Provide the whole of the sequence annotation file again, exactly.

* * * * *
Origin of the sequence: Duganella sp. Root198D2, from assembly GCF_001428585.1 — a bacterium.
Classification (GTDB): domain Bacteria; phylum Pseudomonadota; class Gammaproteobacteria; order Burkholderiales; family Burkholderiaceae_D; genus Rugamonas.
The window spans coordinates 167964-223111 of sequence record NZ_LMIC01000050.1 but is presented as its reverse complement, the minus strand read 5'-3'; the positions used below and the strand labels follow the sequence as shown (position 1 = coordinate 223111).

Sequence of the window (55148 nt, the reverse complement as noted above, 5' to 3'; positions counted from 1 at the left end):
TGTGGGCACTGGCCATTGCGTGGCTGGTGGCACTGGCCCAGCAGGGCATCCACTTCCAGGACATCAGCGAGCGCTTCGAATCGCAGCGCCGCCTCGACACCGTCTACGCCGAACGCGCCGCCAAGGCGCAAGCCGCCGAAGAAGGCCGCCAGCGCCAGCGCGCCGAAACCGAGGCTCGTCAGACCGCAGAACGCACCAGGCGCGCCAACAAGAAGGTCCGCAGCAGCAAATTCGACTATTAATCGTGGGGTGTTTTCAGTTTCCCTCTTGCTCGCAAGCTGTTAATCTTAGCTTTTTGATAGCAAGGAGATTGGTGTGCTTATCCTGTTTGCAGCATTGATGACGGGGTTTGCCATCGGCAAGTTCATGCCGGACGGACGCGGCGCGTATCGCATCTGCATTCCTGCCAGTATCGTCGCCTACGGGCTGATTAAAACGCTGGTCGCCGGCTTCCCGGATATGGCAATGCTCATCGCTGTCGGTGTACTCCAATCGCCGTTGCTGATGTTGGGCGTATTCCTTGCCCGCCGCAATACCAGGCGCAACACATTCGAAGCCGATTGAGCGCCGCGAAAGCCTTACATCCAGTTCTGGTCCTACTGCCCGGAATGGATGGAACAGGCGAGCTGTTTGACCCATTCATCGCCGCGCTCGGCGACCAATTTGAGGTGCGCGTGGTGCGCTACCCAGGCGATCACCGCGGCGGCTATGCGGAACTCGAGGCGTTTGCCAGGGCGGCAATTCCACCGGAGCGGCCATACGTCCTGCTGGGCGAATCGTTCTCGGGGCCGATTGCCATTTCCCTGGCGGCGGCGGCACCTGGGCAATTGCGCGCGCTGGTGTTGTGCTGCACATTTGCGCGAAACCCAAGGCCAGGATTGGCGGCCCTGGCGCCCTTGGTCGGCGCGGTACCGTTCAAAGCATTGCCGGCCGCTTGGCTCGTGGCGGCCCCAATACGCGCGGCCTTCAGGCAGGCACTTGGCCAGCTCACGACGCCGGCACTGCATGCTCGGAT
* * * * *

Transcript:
Origin of the sequence: Duganella sp. Root198D2, from assembly GCF_001428585.1 — a bacterium.
Classification (GTDB): domain Bacteria; phylum Pseudomonadota; class Gammaproteobacteria; order Burkholderiales; family Burkholderiaceae_D; genus Rugamonas.
The window spans coordinates 167964-223111 of sequence record NZ_LMIC01000050.1 but is presented as its reverse complement, the minus strand read 5'-3'; the positions used below and the strand labels follow the sequence as shown (position 1 = coordinate 223111).

Sequence of the window (55148 nt, the reverse complement as noted above, 5' to 3'; positions counted from 1 at the left end):
TGTGGGCACTGGCCATTGCGTGGCTGGTGGCACTGGCCCAGCAGGGCATCCACTTCCAGGACATCAGCGAGCGCTTCGAATCGCAGCGCCGCCTCGACACCGTCTACGCCGAACGCGCCGCCAAGGCGCAAGCCGCCGAAGAAGGCCGCCAGCGCCAGCGCGCCGAAACCGAGGCTCGTCAGACCGCAGAACGCACCAGGCGCGCCAACAAGAAGGTCCGCAGCAGCAAATTCGACTATTAATCGTGGGGTGTTTTCAGTTTCCCTCTTGCTCGCAAGCTGTTAATCTTAGCTTTTTGATAGCAAGGAGATTGGTGTGCTTATCCTGTTTGCAGCATTGATGACGGGGTTTGCCATCGGCAAGTTCATGCCGGACGGACGCGGCGCGTATCGCATCTGCATTCCTGCCAGTATCGTCGCCTACGGGCTGATTAAAACGCTGGTCGCCGGCTTCCCGGATATGGCAATGCTCATCGCTGTCGGTGTACTCCAATCGCCGTTGCTGATGTTGGGCGTATTCCTTGCCCGCCGCAATACCAGGCGCAACACATTCGAAGCCGATTGAGCGCCGCGAAAGCCTTACATCCAGTTCTGGTCCTACTGCCCGGAATGGATGGAACAGGCGAGCTGTTTGACCCATTCATCGCCGCGCTCGGCGACCAATTTGAGGTGCGCGTGGTGCGCTACCCAGGCGATCACCGCGGCGGCTATGCGGAACTCGAGGCGTTTGCCAGGGCGGCAATTCCACCGGAGCGGCCATACGTCCTGCTGGGCGAATCGTTCTCGGGGCCGATTGCCATTTCCCTGGCGGCGGCGGCACCTGGGCAATTGCGCGCGCTGGTGTTGTGCTGCACATTTGCGCGAAACCCAAGGCCAGGATTGGCGGCCCTGGCGCCCTTGGTCGGCGCGGTACCGTTCAAAGCATTGCCGGCCGCTTGGCTCGTGGCGGCCCCAATACGCGCGGCCTTCAGGCAGGCACTTGGCCAGCTCACGACGCCGGCACTGCATGCTCGGAT